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anonymous
 5 years ago
Similar to my last question, csc1[csc7pi/6] ..... would this just be 7pi/6? please explain.
anonymous
 5 years ago
Similar to my last question, csc1[csc7pi/6] ..... would this just be 7pi/6? please explain.

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amistre64
 5 years ago
Best ResponseYou've already chosen the best response.1ok; this is slightly different because of the order in which we have to play with the csc and csc_1 parts..

amistre64
 5 years ago
Best ResponseYou've already chosen the best response.1csc^1 is only going to give you angles that are in the range of pi/2 and pi/2. They have to do that in order to make it a useable function

amistre64
 5 years ago
Best ResponseYou've already chosen the best response.17pi/6 is greater then pi by pi/6, like this: 6pi pi 7pi  +  =  6 6 6

amistre64
 5 years ago
Best ResponseYou've already chosen the best response.1its csc^1 will spit back pi/6 i believe

anonymous
 5 years ago
Best ResponseYou've already chosen the best response.0so a reference angle?

amistre64
 5 years ago
Best ResponseYou've already chosen the best response.1yep; the reference angle that is a match to the original...

amistre64
 5 years ago
Best ResponseYou've already chosen the best response.1my memory might have a hiccup there tho; let me use the calculator to dbl chk meself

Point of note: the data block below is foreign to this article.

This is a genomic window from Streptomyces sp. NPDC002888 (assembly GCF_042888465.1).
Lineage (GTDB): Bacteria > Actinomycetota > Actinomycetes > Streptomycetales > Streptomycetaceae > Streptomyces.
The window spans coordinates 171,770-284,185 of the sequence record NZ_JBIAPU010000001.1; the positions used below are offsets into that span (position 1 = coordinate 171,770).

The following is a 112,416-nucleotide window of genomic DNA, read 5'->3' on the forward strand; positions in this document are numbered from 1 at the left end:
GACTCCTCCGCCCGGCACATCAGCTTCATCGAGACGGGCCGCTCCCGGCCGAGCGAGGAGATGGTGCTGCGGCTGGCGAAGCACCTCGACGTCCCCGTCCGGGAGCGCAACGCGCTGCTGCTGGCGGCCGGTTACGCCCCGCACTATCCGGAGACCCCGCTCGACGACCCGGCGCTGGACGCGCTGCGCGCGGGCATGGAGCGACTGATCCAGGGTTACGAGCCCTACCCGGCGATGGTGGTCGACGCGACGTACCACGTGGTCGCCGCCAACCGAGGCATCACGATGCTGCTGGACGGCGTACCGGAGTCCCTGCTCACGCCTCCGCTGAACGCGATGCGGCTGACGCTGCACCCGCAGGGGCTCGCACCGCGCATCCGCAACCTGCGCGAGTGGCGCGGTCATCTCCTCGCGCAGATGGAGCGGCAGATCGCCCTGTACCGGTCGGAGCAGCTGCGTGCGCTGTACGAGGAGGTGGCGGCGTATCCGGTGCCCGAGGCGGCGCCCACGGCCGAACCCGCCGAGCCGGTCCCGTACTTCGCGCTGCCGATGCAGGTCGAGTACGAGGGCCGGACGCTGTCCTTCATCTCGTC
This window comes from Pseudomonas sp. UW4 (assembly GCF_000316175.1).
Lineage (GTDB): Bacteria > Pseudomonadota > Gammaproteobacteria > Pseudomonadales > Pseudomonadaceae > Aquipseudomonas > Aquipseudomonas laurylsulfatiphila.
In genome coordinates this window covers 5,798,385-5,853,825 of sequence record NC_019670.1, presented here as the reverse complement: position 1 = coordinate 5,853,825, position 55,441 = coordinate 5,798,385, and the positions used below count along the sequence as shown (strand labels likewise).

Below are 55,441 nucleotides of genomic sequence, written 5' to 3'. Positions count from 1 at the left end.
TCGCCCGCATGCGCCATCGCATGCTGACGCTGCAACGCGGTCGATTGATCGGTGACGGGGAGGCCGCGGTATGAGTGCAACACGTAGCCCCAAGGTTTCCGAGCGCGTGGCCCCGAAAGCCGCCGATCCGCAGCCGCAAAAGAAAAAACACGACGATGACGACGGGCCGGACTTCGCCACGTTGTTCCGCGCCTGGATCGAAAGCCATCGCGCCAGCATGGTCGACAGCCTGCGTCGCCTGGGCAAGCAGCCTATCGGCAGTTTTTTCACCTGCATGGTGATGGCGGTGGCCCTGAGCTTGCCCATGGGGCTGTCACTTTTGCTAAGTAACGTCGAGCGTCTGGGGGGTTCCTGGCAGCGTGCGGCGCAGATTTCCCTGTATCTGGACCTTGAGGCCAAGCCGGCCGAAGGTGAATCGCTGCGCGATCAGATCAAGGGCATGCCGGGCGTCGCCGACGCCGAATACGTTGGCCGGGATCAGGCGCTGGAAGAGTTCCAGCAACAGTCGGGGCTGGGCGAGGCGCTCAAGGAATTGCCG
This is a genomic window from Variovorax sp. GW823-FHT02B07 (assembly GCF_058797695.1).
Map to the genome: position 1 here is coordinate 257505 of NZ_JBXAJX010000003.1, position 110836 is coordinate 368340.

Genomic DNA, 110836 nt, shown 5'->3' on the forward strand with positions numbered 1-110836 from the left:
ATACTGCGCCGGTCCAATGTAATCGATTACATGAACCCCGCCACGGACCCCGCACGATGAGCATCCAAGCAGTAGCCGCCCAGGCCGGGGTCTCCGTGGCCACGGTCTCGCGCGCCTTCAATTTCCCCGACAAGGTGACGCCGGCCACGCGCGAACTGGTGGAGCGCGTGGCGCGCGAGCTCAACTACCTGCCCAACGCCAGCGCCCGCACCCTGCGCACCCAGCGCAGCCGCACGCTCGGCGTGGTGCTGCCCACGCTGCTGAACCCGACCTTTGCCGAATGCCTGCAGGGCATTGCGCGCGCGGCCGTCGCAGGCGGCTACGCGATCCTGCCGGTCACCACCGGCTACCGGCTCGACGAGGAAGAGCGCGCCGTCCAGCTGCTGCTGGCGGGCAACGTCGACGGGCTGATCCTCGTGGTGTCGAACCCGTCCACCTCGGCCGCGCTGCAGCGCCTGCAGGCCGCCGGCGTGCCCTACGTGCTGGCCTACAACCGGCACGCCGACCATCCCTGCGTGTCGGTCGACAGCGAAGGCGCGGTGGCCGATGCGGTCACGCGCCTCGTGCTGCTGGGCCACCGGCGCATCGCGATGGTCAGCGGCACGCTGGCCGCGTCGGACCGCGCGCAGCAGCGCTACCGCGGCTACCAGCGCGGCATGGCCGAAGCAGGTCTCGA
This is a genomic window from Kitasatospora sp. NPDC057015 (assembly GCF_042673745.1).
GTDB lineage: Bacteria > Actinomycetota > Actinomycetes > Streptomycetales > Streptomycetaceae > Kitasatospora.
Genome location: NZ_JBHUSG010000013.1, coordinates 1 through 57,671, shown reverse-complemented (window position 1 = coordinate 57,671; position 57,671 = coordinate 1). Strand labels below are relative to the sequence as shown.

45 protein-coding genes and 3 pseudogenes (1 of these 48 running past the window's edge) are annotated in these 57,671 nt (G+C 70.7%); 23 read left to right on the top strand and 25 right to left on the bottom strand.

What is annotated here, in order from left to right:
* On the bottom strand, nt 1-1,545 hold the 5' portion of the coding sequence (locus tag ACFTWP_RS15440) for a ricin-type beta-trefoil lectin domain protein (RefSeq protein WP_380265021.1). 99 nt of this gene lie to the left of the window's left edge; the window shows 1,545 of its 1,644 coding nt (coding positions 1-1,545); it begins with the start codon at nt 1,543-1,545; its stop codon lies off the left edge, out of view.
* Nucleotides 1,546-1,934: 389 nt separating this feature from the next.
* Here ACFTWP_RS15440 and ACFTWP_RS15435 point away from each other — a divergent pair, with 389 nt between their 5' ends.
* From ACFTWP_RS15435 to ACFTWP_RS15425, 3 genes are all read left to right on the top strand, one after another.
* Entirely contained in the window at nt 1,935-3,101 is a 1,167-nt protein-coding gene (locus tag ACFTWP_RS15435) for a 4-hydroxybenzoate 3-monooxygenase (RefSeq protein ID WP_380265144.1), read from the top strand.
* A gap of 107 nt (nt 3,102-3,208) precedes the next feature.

amistre64
 5 years ago
Best ResponseYou've already chosen the best response.1http://www.wolframalpha.com/input/?i=csc^1%28csc%287pi%2F6%29%29

anonymous
 5 years ago
Best ResponseYou've already chosen the best response.0so is that original equation's answer pi/6?

amistre64
 5 years ago
Best ResponseYou've already chosen the best response.1yes, pi/6 is the answer to the original question

anonymous
 5 years ago
Best ResponseYou've already chosen the best response.0okay so how would you have an equation where it's not possible?

amistre64
 5 years ago
Best ResponseYou've already chosen the best response.1hmm.... well, if you try to take the answer to a function that has an invalid input like tan(pi/2) that would result in a disaster
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